Measures exist in the Insolvency Act 1986 (s233 and s233A) to prevent certain suppliers of essential services (utility companies etc.) from ceasing to supply whereby the only reason for doing so is the company's insolvency and where the continued supply will be paid for during the insolvency. 

The Act contains new provisions that will preclude all suppliers from ceasing to supply a company due to it becoming subject to insolvency proceedings if the supplies continue to be paid for. This includes the new restructuring plan/ moratorium in addition to the existing insolvency procedures. 

Suppliers will also be prevented from amending current/existing contractual terms in an attempt to impose increased payment terms/ limits.  Suppliers can be protected if, by continuing to supply, hardship is caused to their businesses. It remains to be defined exactly what is meant by hardship, and this may well be left to the courts to establish. A temporary exclusion for “small suppliers” has been included where they have supplied services to an entity and that entity has entered into insolvency proceedings in the one month period immediately after the date the Act comes into force.  To fall within the meaning of a ‘small supplier’, the supplier will need to meet two of the following three criteria:-

  1. The average number of their employees was not more than 50
  2. They have a balance sheet with assets totaling £5.1 million or below, and
  3. They have a turnover of £10.2 million or below.

Temporary COVID-19 provisions

Prohibition on presentation of winding-up petitions

No petition for the winding up of a registered company can be presented under s124 of the Insolvency Act 1986 on or after 27 April 2020 on the ground specified in paragraph (a) of s123(1) of that Act, where the demand referred to in that paragraph was served during the “relevant period”, which is defined as the period from 1 March 2020 to 30 September 2020.  Similar provisions apply to petitions in relation to unregistered companies.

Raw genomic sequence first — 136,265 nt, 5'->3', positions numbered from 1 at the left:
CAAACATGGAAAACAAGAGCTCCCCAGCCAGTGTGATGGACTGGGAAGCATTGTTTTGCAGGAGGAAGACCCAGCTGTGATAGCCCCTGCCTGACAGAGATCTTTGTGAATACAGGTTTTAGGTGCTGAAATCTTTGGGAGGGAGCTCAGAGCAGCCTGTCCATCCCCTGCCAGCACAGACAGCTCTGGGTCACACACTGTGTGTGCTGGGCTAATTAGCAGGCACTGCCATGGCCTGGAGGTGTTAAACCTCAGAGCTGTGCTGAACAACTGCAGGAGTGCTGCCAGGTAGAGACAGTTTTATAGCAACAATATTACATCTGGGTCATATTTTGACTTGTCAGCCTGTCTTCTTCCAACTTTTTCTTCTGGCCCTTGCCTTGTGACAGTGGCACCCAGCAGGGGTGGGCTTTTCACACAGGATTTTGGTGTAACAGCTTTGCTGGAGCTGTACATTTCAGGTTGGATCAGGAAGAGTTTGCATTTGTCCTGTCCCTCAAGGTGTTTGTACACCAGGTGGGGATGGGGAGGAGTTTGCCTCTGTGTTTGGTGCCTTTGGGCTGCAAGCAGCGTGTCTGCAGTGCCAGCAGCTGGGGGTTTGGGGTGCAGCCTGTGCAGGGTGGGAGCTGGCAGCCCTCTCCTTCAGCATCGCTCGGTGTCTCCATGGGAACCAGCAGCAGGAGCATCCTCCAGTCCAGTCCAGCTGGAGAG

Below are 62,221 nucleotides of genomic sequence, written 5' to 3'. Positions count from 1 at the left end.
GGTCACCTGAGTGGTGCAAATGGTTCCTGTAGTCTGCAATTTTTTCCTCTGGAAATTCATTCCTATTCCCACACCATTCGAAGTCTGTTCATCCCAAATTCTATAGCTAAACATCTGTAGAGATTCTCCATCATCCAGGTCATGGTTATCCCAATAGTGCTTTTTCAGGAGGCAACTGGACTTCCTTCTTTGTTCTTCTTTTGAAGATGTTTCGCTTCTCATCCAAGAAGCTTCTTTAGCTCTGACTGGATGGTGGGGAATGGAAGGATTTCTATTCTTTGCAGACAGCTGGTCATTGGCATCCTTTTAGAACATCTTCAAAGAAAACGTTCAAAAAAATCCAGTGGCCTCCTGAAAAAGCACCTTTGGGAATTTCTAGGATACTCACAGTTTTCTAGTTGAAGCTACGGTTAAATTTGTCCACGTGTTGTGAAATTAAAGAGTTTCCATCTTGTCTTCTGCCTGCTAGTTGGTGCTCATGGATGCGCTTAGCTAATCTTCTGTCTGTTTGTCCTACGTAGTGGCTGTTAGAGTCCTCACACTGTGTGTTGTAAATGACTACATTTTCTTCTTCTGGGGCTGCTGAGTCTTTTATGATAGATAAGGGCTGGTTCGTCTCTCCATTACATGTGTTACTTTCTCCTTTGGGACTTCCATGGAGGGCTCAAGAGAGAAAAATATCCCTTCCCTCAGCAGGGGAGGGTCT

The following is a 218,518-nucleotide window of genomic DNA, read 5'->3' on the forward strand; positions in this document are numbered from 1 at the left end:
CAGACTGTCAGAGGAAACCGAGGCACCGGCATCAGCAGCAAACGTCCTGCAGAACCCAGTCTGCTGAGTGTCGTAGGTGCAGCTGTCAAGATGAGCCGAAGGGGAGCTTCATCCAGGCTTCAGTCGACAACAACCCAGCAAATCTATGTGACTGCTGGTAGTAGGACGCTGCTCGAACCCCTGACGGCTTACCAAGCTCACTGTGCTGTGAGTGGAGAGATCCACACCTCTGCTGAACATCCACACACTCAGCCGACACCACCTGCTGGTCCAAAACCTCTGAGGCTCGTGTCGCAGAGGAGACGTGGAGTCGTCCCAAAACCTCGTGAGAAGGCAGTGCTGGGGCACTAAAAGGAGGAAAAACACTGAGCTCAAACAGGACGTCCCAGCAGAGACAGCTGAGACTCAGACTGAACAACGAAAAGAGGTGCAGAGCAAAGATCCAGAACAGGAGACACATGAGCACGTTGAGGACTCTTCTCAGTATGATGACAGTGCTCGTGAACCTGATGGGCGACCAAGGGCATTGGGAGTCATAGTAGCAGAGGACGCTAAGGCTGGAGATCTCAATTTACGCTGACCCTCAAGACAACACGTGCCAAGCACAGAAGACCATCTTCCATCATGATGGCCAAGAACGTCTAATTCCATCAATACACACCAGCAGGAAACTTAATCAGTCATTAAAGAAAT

Moreover, a petition cannot be presented by a creditor during this period on other evidence of inability to pay debts, unless the creditor has reasonable grounds for believing that coronavirus has not had a financial affect on the debtor or that the debt issues would have arisen anyway, for example, the debtor would have been unable to pay its debts even if coronavirus had not had a financial affect on the debtor.

Suspension of wrongful trading provisions

A director will be assumed by the court to not be responsible for worsening the financial position in the “relevant period” (defined as from 1 March 2020 to 30 September 2020).  Liquidators and administrators will therefore be unable bring claims for wrongful trading against an insolvent company’s directors for any losses caused by trading during this period.  However, directors' duties to their creditors during the period continue and it will not prevent liquidators and administrators bringing claims against directors for breaches of such duties.  The suspension will not apply to directors of most financial institutions such as building societies, credit unions and insurance companies.